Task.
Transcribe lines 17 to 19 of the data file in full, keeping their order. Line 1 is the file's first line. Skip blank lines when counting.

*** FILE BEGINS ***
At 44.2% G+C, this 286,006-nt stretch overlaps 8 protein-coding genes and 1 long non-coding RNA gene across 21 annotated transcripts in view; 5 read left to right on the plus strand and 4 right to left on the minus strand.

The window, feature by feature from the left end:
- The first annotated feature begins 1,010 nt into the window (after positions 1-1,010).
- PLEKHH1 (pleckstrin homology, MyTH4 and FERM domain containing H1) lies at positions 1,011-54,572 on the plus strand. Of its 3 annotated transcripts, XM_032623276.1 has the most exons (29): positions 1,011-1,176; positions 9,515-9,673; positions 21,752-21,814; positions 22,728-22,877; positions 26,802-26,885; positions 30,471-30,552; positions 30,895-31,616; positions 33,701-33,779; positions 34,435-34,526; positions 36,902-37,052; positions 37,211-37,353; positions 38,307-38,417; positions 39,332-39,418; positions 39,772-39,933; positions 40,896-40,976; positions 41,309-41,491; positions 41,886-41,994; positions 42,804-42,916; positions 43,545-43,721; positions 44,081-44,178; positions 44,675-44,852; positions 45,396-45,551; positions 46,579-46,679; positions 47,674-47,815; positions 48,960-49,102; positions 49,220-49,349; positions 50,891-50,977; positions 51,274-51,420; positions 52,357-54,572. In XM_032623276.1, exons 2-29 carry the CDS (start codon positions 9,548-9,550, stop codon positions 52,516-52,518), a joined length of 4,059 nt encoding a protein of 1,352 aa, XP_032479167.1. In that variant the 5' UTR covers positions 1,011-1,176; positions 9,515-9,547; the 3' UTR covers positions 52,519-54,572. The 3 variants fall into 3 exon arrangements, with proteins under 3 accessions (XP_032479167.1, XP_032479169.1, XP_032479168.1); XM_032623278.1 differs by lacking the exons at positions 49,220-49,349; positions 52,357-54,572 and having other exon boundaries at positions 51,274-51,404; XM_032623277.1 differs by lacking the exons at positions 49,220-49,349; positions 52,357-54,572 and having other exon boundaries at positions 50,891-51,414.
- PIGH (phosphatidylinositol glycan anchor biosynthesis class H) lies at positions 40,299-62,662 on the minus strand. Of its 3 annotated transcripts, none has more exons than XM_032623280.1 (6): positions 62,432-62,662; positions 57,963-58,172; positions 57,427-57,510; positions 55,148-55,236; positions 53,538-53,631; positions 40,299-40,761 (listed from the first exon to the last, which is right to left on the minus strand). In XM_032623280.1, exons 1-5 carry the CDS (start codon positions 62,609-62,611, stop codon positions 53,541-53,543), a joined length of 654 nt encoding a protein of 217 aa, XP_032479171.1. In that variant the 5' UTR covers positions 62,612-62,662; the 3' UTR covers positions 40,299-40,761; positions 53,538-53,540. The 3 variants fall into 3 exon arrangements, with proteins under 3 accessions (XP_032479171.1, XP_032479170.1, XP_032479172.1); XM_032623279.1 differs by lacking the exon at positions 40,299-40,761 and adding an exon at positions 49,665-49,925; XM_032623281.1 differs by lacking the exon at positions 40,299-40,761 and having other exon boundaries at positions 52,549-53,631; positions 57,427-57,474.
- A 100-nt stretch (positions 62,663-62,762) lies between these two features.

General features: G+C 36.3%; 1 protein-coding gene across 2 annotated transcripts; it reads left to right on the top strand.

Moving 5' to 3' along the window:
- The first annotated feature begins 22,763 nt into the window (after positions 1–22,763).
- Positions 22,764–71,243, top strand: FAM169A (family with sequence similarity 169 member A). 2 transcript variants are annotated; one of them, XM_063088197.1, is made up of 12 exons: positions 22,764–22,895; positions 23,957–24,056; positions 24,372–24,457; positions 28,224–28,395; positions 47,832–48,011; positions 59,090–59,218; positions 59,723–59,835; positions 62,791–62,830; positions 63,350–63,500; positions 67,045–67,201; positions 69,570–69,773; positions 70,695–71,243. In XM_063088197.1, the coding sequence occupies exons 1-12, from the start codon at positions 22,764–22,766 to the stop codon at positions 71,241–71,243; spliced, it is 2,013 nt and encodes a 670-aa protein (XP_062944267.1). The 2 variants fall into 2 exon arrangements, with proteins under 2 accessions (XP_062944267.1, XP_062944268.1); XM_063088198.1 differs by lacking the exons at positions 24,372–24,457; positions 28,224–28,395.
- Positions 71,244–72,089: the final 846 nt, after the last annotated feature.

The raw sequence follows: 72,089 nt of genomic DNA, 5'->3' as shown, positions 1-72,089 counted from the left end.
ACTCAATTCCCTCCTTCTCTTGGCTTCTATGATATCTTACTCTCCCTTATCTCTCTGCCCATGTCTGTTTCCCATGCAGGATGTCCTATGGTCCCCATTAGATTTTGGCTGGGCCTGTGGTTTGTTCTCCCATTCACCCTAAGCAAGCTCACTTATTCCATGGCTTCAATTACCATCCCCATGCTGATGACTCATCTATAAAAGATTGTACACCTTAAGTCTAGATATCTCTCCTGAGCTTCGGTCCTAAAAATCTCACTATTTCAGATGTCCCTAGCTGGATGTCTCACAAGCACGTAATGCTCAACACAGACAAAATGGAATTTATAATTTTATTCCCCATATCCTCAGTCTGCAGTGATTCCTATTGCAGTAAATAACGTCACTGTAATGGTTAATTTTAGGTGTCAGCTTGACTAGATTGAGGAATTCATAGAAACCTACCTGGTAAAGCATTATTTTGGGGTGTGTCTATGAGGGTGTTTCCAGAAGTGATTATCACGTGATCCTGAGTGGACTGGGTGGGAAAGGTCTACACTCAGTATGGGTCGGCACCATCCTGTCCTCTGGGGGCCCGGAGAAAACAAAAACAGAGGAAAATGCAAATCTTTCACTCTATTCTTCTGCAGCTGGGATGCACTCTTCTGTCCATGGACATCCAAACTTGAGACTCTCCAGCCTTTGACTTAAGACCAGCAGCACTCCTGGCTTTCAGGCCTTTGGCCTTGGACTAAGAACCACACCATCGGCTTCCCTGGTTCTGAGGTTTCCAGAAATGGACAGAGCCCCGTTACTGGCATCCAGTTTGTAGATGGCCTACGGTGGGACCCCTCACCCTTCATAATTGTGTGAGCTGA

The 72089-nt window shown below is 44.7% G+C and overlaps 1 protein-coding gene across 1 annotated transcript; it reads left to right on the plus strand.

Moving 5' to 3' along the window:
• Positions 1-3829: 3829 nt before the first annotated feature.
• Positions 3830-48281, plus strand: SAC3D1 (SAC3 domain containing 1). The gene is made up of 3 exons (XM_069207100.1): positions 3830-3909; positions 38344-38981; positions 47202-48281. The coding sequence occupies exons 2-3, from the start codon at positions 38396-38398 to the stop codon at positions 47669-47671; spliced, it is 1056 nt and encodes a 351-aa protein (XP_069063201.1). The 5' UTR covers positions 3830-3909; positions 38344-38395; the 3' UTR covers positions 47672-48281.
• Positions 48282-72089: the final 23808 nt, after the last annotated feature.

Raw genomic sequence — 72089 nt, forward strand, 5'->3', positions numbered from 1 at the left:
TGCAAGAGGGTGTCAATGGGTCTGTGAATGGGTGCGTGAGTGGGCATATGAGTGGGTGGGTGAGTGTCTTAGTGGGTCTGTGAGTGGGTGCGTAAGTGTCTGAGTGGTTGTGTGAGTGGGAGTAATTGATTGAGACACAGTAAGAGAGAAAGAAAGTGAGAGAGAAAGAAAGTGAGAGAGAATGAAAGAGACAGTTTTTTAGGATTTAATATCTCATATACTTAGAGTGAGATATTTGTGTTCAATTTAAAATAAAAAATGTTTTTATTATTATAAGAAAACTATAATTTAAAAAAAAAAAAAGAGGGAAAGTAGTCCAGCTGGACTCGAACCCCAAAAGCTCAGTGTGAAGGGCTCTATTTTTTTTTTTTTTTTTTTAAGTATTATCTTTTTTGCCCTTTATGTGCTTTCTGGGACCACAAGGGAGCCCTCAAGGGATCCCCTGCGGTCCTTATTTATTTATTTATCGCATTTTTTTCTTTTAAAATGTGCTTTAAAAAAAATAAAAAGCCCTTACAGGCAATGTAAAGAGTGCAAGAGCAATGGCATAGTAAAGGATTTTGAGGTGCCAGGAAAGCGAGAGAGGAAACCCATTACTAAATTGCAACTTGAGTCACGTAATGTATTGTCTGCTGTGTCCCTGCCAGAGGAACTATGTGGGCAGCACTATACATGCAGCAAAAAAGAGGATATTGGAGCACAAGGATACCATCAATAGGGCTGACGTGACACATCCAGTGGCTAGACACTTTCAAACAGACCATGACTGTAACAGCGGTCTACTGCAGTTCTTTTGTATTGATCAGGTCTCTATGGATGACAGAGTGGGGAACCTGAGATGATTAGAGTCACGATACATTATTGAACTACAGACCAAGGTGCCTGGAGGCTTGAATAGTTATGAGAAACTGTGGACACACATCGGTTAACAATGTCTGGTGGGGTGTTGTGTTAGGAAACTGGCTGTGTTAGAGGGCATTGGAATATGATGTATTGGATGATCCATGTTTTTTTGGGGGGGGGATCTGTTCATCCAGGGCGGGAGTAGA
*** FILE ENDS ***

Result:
• Positions 3830-48281, plus strand: SAC3D1 (SAC3 domain containing 1). The gene is made up of 3 exons (XM_069207100.1): positions 3830-3909; positions 38344-38981; positions 47202-48281. The coding sequence occupies exons 2-3, from the start codon at positions 38396-38398 to the stop codon at positions 47669-47671; spliced, it is 1056 nt and encodes a 351-aa protein (XP_069063201.1). The 5' UTR covers positions 3830-3909; positions 38344-38395; the 3' UTR covers positions 47672-48281.
• Positions 48282-72089: the final 23808 nt, after the last annotated feature.

Raw genomic sequence — 72089 nt, forward strand, 5'->3', positions numbered from 1 at the left: